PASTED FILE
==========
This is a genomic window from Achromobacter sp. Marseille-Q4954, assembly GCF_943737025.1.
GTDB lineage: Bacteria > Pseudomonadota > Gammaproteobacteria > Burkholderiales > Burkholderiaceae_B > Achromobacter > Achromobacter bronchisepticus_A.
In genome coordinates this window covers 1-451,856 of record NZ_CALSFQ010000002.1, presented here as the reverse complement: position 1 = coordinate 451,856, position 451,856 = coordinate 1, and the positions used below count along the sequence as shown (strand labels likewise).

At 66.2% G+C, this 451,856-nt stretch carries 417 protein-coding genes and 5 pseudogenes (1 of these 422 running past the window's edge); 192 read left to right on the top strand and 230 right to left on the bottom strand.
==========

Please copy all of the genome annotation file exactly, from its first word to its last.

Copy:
This is a genomic window from Achromobacter sp. Marseille-Q4954, assembly GCF_943737025.1.
GTDB lineage: Bacteria > Pseudomonadota > Gammaproteobacteria > Burkholderiales > Burkholderiaceae_B > Achromobacter > Achromobacter bronchisepticus_A.
In genome coordinates this window covers 1-451,856 of record NZ_CALSFQ010000002.1, presented here as the reverse complement: position 1 = coordinate 451,856, position 451,856 = coordinate 1, and the positions used below count along the sequence as shown (strand labels likewise).

At 66.2% G+C, this 451,856-nt stretch carries 417 protein-coding genes and 5 pseudogenes (1 of these 422 running past the window's edge); 192 read left to right on the top strand and 230 right to left on the bottom strand.